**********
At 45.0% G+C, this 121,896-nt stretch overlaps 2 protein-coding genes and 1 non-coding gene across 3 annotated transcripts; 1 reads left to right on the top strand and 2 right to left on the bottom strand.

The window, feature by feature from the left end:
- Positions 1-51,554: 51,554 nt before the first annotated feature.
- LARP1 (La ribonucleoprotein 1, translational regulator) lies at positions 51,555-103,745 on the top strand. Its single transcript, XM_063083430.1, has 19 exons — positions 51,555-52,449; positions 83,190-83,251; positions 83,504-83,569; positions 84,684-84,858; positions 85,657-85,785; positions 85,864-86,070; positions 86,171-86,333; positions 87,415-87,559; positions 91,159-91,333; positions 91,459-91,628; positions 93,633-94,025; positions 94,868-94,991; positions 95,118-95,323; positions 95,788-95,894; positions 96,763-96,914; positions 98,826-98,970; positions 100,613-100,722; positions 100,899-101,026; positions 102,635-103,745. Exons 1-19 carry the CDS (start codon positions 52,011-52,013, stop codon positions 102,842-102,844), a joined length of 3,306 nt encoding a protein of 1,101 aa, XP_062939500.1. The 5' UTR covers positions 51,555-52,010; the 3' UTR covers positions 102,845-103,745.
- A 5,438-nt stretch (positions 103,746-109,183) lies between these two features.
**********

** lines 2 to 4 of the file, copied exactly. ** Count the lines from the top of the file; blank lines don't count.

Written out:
The window, feature by feature from the left end:
- Positions 1-51,554: 51,554 nt before the first annotated feature.
- LARP1 (La ribonucleoprotein 1, translational regulator) lies at positions 51,555-103,745 on the top strand. Its single transcript, XM_063083430.1, has 19 exons — positions 51,555-52,449; positions 83,190-83,251; positions 83,504-83,569; positions 84,684-84,858; positions 85,657-85,785; positions 85,864-86,070; positions 86,171-86,333; positions 87,415-87,559; positions 91,159-91,333; positions 91,459-91,628; positions 93,633-94,025; positions 94,868-94,991; positions 95,118-95,323; positions 95,788-95,894; positions 96,763-96,914; positions 98,826-98,970; positions 100,613-100,722; positions 100,899-101,026; positions 102,635-103,745. Exons 1-19 carry the CDS (start codon positions 52,011-52,013, stop codon positions 102,842-102,844), a joined length of 3,306 nt encoding a protein of 1,101 aa, XP_062939500.1. The 5' UTR covers positions 51,555-52,010; the 3' UTR covers positions 102,845-103,745.